Robert Vanech Lawsuit

Image result for Robert Vanech
Photo Courtesy of the University of Buffalo School of Law

At this time, Ebersol was sued by Robert Vanech who claimed 50% ownership in the league. In Vanech’s complaint, he claims that he and Ebersol came up with the idea for the AAF together and were business partners until Ebersol went back on their agreement and cut him out of the league completely. Vanech details the “co-founders” relationship in the complaint and claims that he is the one who came up with the idea of an “alliance” between the teams, players, and fans. This “alliance”, as Vanech claims, was the motivation for the eventual name of the league – The ALLIANCE of American Football. Since Vanech claimed he was an equal co-owner in the league, he believed he should have a say in who the league brought in as an investor, and thus gained ownership interests.

With this lawsuit hanging over their heads, Ebersol and Polian continued to try to make the dream league become a reality. As is with any start-up, you need funding via a primary, majority investor, and Thomas Dundon was their only hope.

Part 3: Suspension of Football Operations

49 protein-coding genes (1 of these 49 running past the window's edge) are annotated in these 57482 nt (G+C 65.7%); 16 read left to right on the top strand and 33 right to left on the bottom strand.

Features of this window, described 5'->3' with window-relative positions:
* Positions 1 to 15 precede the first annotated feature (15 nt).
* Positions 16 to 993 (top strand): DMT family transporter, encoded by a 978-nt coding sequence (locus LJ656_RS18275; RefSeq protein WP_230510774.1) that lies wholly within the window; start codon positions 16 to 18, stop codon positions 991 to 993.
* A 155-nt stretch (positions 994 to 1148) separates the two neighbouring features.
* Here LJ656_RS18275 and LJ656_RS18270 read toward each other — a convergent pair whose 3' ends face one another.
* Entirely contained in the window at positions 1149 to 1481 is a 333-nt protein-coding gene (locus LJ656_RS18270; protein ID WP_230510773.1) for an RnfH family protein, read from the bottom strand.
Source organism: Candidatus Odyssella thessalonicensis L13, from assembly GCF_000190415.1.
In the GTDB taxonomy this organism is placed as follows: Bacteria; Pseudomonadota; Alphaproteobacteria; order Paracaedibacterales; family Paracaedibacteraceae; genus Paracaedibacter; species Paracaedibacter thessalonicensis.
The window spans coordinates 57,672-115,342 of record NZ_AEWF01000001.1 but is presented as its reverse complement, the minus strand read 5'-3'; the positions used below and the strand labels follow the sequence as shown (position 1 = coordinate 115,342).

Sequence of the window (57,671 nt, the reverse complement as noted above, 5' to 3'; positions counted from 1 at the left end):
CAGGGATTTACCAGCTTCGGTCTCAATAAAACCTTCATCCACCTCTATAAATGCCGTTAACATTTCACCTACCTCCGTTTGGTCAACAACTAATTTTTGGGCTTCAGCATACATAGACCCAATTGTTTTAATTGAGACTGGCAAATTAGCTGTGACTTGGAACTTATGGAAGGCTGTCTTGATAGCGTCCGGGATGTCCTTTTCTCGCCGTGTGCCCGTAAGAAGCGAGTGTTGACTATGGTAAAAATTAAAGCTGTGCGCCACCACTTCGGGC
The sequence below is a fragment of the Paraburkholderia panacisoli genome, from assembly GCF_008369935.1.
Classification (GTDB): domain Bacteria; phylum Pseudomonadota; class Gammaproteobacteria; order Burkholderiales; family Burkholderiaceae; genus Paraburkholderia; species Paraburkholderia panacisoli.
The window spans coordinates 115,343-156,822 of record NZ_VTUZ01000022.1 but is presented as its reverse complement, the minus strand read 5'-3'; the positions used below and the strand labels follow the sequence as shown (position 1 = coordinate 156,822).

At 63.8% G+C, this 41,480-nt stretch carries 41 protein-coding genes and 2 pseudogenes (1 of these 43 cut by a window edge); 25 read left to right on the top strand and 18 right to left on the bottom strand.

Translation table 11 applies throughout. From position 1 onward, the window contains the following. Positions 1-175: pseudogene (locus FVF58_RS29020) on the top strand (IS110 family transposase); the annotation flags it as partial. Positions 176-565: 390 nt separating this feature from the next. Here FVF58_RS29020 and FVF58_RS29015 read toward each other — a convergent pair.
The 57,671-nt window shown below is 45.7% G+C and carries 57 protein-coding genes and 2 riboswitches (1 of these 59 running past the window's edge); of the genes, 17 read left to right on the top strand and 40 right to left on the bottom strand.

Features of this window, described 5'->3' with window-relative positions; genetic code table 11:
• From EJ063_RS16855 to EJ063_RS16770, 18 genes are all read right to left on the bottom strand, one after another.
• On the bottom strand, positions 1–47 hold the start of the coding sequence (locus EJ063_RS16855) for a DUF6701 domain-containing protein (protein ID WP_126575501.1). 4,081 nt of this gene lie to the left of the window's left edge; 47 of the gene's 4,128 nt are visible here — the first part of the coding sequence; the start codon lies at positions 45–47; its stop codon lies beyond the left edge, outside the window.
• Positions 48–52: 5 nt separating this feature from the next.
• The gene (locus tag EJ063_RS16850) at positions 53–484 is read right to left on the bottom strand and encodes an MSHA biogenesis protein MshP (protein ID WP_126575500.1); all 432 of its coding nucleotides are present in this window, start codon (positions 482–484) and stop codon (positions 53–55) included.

According to Dundon, Vanech’s lawsuit and other alarming facts about the league’s financial situation at the time were not disclosed to him prior to agreeing to fund the league. Still, Dundon believed the league would succeed if they could partner with the NFL as a developmental league and secure a “remunerative broadcast deal.” His efforts on both fronts fell short and the league was left in the same spot they were in when Dundon first took over the league. With the AAF destined to operate at a loss for the foreseeable future and about $70 million already invested in the league, Dundon decided to cut his losses and pull his financial backing before the ninth week of the regular season. Therefore, on April 2, 2019, the AAF suspended football operations and five days later filed for Chapter 7 bankruptcy. Players, coaches, team executives and employees, and business partners were left to pick up the pieces of the shattered league.